Paul Wilson/Radiator Film
Paul Wilson/Radiator Film
"Every day, every night, I dream of floating in space." These are the words of Sepideh, an Iranian teenage girl who is in love with astronomy and wants to be an astronaut.
Sepideh lives in a small town in the southwestern Iranian province of Fars. A physics teacher leads the local astronomy club, and girls and boys take out telescopes at night to watch the sky. The sighting of a bright shooting star leads to screams of joy and laughter amongst the teenagers.
These are not the Iranian images we usually see in the media. But these are presented in a beautiful documentary, Sepideh: Reaching for the Stars, released abroad in 2013 and available on iTunes in the U.S. Directed by Danish filmmaker, Berit Madsen, the film documents three years in the life of an Iranian teenager named Sepideh Hooshyar. It is through her eyes that we get a glimpse of Iran that we rarely see.
We first meet Sepideh when she is 16 years old. A few years previous to this, her father had died, suddenly. As an outlet to deal with this tragic loss, she buys a telescope and becomes enamored with astronomy. Instead of posters of teenage pop stars, Albert Einstein's image looms large in her bedroom. In fact, she is in a constant conversation with Einstein in the form of letters that she writes to him in Farsi. She has read his biography and connects both with his solitude and his fierce determination. In some ways, Einstein becomes, for her, a father figure. She recites some of her letters in the film, a device that allows the audience an intimate look into her innermost thoughts.
These reflections on loss and the meaning of life make sense when juxtaposed with striking images of her carrying a telescope almost as big as herself in the desolate hills of her hometown. Her telescope, after all, would have been able to detect galaxies like our own in the night sky, and she would have known that the photons from these galaxies hitting the retina of her eyes started their journeys long before the existence of humans on our planet. But Sepideh's desire to be an astronaut draws from the first Iranian in space, tech entrepreneur Anousheh Ansari. Like most Iranians, Sepideh closely followed Ansari's trip to the International Space Station in 2006, and now she repeatedly watches the footage of Ansari floating in space. This is what she wants to do one day!
We also meet Sepideh's mother in the film. She is caring but also has other concerns. A drought in the region has caused economic hardship on the family. She is unsure if she can support Sepideh's university education, let alone the study of astronomy. Her maternal uncle is also concerned about the in-town gossip about her leaving the house at night to see the stars. However, amongst all this, she has the support of a local physics teacher. He has been promoting astronomy in the area for decades and wants to finish an observatory that can house a telescope.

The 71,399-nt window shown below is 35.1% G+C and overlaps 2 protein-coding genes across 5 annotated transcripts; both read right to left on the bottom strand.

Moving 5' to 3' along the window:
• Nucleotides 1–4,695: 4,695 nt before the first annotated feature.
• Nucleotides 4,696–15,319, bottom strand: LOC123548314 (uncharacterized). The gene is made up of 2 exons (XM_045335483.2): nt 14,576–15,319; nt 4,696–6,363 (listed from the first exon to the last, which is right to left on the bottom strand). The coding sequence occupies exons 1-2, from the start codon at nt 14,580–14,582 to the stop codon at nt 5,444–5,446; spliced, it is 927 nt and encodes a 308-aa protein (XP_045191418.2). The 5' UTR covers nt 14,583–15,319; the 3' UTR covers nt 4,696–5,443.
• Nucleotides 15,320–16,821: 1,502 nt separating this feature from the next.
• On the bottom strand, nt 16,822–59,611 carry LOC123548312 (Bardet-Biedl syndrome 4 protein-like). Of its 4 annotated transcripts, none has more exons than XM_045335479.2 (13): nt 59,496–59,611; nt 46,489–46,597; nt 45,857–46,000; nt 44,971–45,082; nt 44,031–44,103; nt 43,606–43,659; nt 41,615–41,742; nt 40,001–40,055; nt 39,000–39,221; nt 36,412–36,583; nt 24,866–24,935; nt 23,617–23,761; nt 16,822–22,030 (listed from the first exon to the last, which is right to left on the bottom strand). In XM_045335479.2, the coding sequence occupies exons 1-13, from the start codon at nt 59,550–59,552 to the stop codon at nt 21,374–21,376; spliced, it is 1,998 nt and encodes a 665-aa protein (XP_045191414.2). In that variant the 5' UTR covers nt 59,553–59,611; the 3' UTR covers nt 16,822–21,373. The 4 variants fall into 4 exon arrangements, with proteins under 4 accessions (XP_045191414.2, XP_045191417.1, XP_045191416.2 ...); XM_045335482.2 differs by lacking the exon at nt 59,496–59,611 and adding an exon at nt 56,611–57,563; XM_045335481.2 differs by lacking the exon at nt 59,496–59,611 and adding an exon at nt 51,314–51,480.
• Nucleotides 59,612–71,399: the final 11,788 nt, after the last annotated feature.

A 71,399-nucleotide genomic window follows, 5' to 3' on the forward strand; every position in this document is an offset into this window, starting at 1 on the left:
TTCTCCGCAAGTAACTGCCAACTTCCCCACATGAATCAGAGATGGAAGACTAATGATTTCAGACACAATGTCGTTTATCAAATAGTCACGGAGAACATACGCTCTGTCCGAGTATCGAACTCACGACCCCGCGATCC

I do not want to give away the twists and turns in the story, as there are plenty (though, rest assured, no scenes were recreated in the film). But I should mention that more than any well-meaning political film, this documentary allows us to see the human side of Iran. We get a glimpse of life inside Iranian homes, mannerisms of family interactions, we see kids learning English in classrooms, Friday prayer at a mosque, the tomb of Cyrus, and the bureaucracy of a small town.
It would be too easy to say that there are no differences between Iran and the U.S. Of course, there are cultural differences. But these differences enliven and enrich the understanding of our world. A monoculture planet would be a boring place. Underneath the differences, however, we can also see a common humanity and we can recognize familiar fears, desires and hopes in this faraway place.
The love of the night sky is also universal. Sepideh finds solace in thinking about the vastness of space. Shot by award-winning astrophotographer Babak Tafreshi, the movie has beautiful time-lapse photography of the night sky, including the passing of the Milky Way over the Fars province of Iran. Indeed, our knowledge of the scale of the universe gives us an appropriate lesson in humility, and makes a mockery of our political rivalries on this rocky planet located 30,000 light years from the center of our own galaxy.
On the ground, challenges for Sepideh are real. She is trying to defy gender stereotypes and career expectations. A choice of a career in astronomy can be tough anywhere. I did not have to face the same barriers as Sepideh. And yet, when I decided to pursue astronomy for my own undergraduate studies (and again with graduate studies), I was met with resistance from my family in Pakistan with the refrain: "How are you going to feed your family in the future"?
Sepideh's determination to pursue her dreams is inspirational and transcends cultural boundaries. Sepideh: Reaching for the Stars is not only a hopeful film, but it is also a telescope that provides us with a view of a culture halfway across the globe from us.
Salman Hameed is Charles Taylor Chair and Associate Professor of Integrated Science and Humanities at Hampshire College. He is also the director of Center for the Study of Science in Muslim Societies (SSiMS). He runs "Irtiqa", a blog about scientific debates in the Muslim world and hosts "Science ka Adda," an astronomy web series in Urdu.